Ckjr74qt 1349343981.jpg?ixlib=rb 1.1

CSIRO launches the ASKAP telescope – and a new chapter for radio astronomy begins

ASKAP will help scientists to tackle some of the biggest questions in radio astronomy. Alex Cherney

CSIRO launches the ASKAP telescope – and a new chapter for radio astronomy begins

Today, after several years of design and construction, CSIRO’s Australian Square Kilometre Array Pathfinder (ASKAP) is officially open.

The A$140m facility, built in the remote Murchison Shire of Western Australia, has a dual role as a cutting-edge radio telescope to study the universe and as a technology demonstrator for the planned A$2 billion Square Kilometre Array (SKA).

ASKAP comprises 36 radio dishes, each with a diameter of 12 metres, making the telescope sensitive to faint radiation from the Milky Way and giving it the ability to detect very distant galaxies. It is also a remarkably complex telescope.

A new receiver technology called a phased array feed, developed in Australia by CSIRO, gives ASKAP an unrivalled capability to survey large volumes of the cosmos.

These special cameras increase the area of sky visible to the telescope at any one time by a factor of 30 over existing technology. This increases the scale of the resulting photographs of the radio sky from the size of the full moon to an area larger than the Southern Cross.

The addition of this wide-angle camera boosts the survey speed of ASKAP, allowing astronomers to carry out large “drift-net” surveys, to trawl the sky and gather information on hundreds of millions of galaxies.

By working in this way, the telescope is able to tackle big-ticket research areas such as cosmology and dark energy and gather enough statistical information to study the fascinating life stories of galaxies.

It’s been several long years of design and construction, but ASKAP is open for business. Alex Cherney

Researchers from around the world are already lining up to use the facility with ten ASKAP science survey teams, totalling more than 700 astronomers, ready and waiting.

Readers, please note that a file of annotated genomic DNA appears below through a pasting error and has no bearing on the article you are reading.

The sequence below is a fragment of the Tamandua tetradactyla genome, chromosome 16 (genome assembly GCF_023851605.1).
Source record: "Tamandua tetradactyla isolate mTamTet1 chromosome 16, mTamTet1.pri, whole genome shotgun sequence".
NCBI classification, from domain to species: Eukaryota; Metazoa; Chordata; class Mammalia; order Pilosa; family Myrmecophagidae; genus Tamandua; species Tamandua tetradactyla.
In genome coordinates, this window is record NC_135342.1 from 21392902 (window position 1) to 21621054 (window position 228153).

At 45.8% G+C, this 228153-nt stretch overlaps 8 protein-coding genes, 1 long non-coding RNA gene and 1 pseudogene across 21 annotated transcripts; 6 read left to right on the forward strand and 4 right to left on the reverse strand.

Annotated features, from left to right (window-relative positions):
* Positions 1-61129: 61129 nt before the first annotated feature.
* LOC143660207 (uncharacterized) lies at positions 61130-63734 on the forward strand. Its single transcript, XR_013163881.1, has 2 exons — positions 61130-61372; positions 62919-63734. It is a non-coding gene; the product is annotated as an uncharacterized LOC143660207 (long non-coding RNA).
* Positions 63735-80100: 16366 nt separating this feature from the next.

These teams are working with CSIRO to design and maximise the scientific value of the surveys, some of which will take around two years to complete. Science verification has begun and some science projects are expected to be underway by the end of 2013.

CSIRO and the science teams are also tackling head-on the challenges involved in extracting – in real-time – scientific knowledge from an extremely large (72 Terabit per second) raw data stream. That’s enough to fill 120 million Blu-ray discs per day.

Dealing with such data volumes is something radio astronomers will have to get used to. In the era of the SKA we will find ourselves interacting less with real telescopes and more often mining online data stores and “virtual observatories”. Not only is the technology changing, the way in which we do our science is also being transformed.

One of the aims of the SKA Pathfinders (the others being the MeerKAT facility in South Africa and the Murchison Widefield Array) is to ensure the next generation of astronomers is ready for this new challenge.

The official opening of ASKAP and the Murchison Radio-astronomy Observatory (MRO) marks the beginning of a new chapter for radio astronomy in Australia. Following the announcement earlier this year of a dual-site arrangement for the SKA, we now know the MRO will host two complementary astronomical instruments during Phase 1 of the project.

One will study low-frequency radio waves emanating from cold gas in the early universe and will build on the scientific and technical expertise gained from the Murchison Widefield Array project. The other will be an array of almost 100 dishes built on the capabilities of ASKAP. This instrument will be used to survey unprecedented volumes of our universe and delve even deeper into it’s secrets.

Over the coming decade the number and capabilities of telescopes available to radio astronomers will grow enormously. Along with the Murchison Widefield Array, ASKAP is leading the way in prototyping cutting-edge SKA technologies at the most radio-quiet observatory on Earth.

It truly is an exciting time to be a radio astronomer!

CSIRO acknowledges the Wajarri Yamatji people as the traditional owners of the land on which the observatory was built.

Expert Database

Want to write?

Write an article and join a growing community of more than 61,500 academics and researchers from 2,262 institutions.

Register now